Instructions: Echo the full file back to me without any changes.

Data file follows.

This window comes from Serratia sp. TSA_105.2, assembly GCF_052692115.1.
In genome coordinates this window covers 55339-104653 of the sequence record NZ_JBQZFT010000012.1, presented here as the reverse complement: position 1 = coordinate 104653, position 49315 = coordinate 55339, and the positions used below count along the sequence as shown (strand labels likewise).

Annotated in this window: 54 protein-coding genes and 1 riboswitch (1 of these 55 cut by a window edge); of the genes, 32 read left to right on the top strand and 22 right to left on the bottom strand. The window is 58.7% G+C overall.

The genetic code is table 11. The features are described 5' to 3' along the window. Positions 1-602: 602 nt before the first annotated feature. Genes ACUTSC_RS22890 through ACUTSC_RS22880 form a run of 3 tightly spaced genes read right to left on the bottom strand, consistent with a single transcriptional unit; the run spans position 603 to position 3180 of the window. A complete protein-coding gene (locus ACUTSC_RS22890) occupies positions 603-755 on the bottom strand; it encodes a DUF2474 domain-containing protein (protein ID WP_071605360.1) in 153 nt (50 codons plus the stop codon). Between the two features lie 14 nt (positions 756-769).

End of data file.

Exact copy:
This window comes from Serratia sp. TSA_105.2, assembly GCF_052692115.1.
In genome coordinates this window covers 55339-104653 of the sequence record NZ_JBQZFT010000012.1, presented here as the reverse complement: position 1 = coordinate 104653, position 49315 = coordinate 55339, and the positions used below count along the sequence as shown (strand labels likewise).

Annotated in this window: 54 protein-coding genes and 1 riboswitch (1 of these 55 cut by a window edge); of the genes, 32 read left to right on the top strand and 22 right to left on the bottom strand. The window is 58.7% G+C overall.

The genetic code is table 11. The features are described 5' to 3' along the window. Positions 1-602: 602 nt before the first annotated feature. Genes ACUTSC_RS22890 through ACUTSC_RS22880 form a run of 3 tightly spaced genes read right to left on the bottom strand, consistent with a single transcriptional unit; the run spans position 603 to position 3180 of the window. A complete protein-coding gene (locus ACUTSC_RS22890) occupies positions 603-755 on the bottom strand; it encodes a DUF2474 domain-containing protein (protein ID WP_071605360.1) in 153 nt (50 codons plus the stop codon). Between the two features lie 14 nt (positions 756-769).